I mean, you might think all that if you were living in a sitcom. Which is to say that Transamerica has an enormous plot flaw, the kind of thing that turns a bad episode of Happy Days into a catch phrase. But once you get over this, it turns out to be a decent film, with a more-than-decent performance by Felicity Huffman.
Huffman plays the M2F, and it's a freakishly good act. In spite of the fact that I'm pretty sure Felicity Huffman was born a woman, her character really seems to be more of a man, especially when she tries to act female. It's sort of like if you were to watch George Bush try to act stupid, and he came off as smart.
Huffman's performance is so immersive that she got an Oscar nomination for this role, and she stands a good chance of getting the actual award. Which is surprising, because Transamerica is actually a decent film and not just a grubby ploy to get a prize by having the lead character be gay, developmentally disabled or ugly.
Once the ridiculous plot gets rolling, it becomes something of a paean to the road movies of the '60s and '70s. It's littered with little clichés, like the meeting with the noble Native American man (Graham Greene), the romantic encounter at the truck stop, picking up the groovy hitchhiker who dispenses wisdom and steals wallets, and I think there's a scene where Billy and Captain America get their genitals surgically altered while taking acid in New Orleans.
Somehow, though, these time-worn bits only enhance the movie. It's not just that Huffman is so fun to watch in the role of Bree; it's that writer Duncan Tucker, in spite of his inability to come up with original story elements, is gifted at crafting dialogue.
The best scenes involve Bree's encounter with her long-estranged mother, father and sister. In what must be the most perfect of hells for a young person with gender-identity issues, Bree was raised in the scorched suburbs of Phoenix.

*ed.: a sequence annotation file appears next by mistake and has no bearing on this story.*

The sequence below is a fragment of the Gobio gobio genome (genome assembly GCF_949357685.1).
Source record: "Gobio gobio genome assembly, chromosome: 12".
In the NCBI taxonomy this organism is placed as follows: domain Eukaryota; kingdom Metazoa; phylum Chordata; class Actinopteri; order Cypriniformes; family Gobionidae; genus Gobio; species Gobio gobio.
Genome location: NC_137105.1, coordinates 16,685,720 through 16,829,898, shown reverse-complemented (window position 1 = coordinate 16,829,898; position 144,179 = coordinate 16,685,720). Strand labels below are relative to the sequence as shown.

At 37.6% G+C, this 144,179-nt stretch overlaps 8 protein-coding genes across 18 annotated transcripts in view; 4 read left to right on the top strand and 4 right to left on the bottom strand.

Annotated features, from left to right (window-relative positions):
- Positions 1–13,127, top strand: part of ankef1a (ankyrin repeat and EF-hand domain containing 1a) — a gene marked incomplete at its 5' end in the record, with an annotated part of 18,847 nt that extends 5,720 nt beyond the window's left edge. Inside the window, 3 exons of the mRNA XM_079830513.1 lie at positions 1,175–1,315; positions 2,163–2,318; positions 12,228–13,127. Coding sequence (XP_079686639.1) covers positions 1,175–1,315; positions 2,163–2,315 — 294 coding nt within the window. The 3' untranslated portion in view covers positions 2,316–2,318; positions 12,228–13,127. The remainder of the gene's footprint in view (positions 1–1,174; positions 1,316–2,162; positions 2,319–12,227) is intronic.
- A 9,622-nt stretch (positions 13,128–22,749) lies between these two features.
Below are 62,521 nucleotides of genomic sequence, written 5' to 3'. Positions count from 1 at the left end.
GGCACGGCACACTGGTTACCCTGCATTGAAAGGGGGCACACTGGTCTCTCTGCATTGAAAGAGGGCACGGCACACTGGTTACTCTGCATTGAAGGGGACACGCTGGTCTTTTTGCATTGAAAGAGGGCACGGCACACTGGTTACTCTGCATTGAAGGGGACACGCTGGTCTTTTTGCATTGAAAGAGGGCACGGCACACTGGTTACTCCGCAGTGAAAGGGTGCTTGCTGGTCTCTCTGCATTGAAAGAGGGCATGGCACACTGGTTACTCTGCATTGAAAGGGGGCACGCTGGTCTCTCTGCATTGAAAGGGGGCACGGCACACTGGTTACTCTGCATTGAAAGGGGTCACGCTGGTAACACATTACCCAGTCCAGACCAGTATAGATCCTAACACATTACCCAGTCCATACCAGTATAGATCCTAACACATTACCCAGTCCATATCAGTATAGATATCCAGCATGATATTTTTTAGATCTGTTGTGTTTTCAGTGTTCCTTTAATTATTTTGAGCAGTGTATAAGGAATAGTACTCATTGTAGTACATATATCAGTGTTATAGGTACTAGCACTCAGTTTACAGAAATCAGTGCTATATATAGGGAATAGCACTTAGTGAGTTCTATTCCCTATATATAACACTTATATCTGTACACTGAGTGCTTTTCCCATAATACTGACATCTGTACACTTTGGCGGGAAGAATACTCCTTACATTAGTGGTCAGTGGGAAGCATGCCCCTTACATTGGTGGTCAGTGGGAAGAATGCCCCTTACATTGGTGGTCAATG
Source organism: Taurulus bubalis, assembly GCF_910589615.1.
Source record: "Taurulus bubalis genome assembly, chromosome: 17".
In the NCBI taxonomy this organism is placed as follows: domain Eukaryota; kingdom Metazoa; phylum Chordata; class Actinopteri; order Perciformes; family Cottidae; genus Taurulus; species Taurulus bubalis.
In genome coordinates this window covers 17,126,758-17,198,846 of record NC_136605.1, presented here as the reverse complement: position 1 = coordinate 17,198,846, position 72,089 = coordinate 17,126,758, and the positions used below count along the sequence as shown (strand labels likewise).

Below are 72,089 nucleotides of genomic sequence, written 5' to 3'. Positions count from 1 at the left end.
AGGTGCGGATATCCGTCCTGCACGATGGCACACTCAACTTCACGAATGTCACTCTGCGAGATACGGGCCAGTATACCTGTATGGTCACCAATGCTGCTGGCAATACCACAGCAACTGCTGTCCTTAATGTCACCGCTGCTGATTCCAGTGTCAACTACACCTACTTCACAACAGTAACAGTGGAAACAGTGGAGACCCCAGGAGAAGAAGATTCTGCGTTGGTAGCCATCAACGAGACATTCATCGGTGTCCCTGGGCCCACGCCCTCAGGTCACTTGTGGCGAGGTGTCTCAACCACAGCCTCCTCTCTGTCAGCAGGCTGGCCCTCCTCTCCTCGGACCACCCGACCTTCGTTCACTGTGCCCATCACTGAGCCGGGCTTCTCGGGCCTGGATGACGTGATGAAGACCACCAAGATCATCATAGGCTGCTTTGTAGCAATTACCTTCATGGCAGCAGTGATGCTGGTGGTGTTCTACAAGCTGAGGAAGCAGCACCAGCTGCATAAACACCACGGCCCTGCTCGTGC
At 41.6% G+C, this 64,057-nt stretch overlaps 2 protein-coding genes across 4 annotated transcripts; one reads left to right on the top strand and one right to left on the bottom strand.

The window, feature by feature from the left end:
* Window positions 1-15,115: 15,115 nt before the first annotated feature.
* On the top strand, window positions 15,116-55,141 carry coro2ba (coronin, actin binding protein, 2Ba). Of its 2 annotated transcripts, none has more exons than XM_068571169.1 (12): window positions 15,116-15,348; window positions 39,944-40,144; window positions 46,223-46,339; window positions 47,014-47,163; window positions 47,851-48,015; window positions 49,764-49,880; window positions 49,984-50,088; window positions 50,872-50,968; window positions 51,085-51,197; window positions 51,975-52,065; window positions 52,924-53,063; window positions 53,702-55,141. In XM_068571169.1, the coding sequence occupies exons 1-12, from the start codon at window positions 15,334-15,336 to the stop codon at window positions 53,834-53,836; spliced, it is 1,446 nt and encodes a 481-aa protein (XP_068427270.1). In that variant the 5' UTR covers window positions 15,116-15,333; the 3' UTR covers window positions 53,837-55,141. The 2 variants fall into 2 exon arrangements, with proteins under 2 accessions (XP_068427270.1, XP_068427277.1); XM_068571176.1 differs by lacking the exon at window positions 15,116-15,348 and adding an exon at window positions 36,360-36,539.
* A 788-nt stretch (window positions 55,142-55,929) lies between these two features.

Burt Young and Fionnula Flanagan play her father and mother, who don't quite know how to deal with their son Stanley's new breasts. "Your mother and I both love you," says her dad. "But we don't respect you," adds her mom.
Young and Flanagan are like an old vaudeville act in these parts, taking bits and pieces from a dozen other mother/father pairs. Young plays the classic hen-pecked dad: He's a guy who doesn't have a lot of opinions and doesn't understand why his wife has so many. Flanagan does a kind of whiteified version of Nancy Walker's Ida Morgenstern character as the buttinski mom. It's a deeply horrifying performance, the kind of acting that realistically captures those unreal people whose hair forms a protective heat-shield around their head and whose lady-suits have been cryogenically frozen in fashion since 1984.
Kevin Zegers is also good as Bree's unknowing son, Toby. He has a sleazy sexuality that plays out well against Huffman's incredible uptightness. While Bree feels uncomfortable being seen in a heavy bathrobe, Toby freely flings off his clothing anytime he feels there's a good opportunity for displaying his nipples.
The only miscue in the acting is Elizabeth Peña as Bree's psychotherapist, but it's such a ridiculous role that it's hard to imagine anyone pulling it off. Peña has to seem kind and caring, and at the same time demand that Bree perform a series of arbitrary and Herculean tasks before allowing her to get some dangle-flesh trimmed.
It's clear, though, that this film belongs to Huffman. She's sure to get a lot of accolades, but I bet she'll also inspire a series of cookie-cutter articles from the middle-brow culture critics of the pseudo-right, whose talking points now include mentioning the "gay agenda" every time a cowgirl gets her Red Wings.
They're sure to claim that a sympathetic film about a pre-operative transsexual is just a ploy to further the homoification of our otherwise supremely penile-vaginal country, and that the left-wing sapphists and nancy-boys who run Hollywood are rubbing our faces in their awful otherness by awarding the dildo-esque Oscar statue to the statuesque Ms. Huffman. Actually, I hope the half-wits do write that, because Transamerica is a very tiny film, and that might be just the publicity it needs to reach what, with its sitcom plotting and heart-warming zaniness, is its natural audience: the good people of hometown America.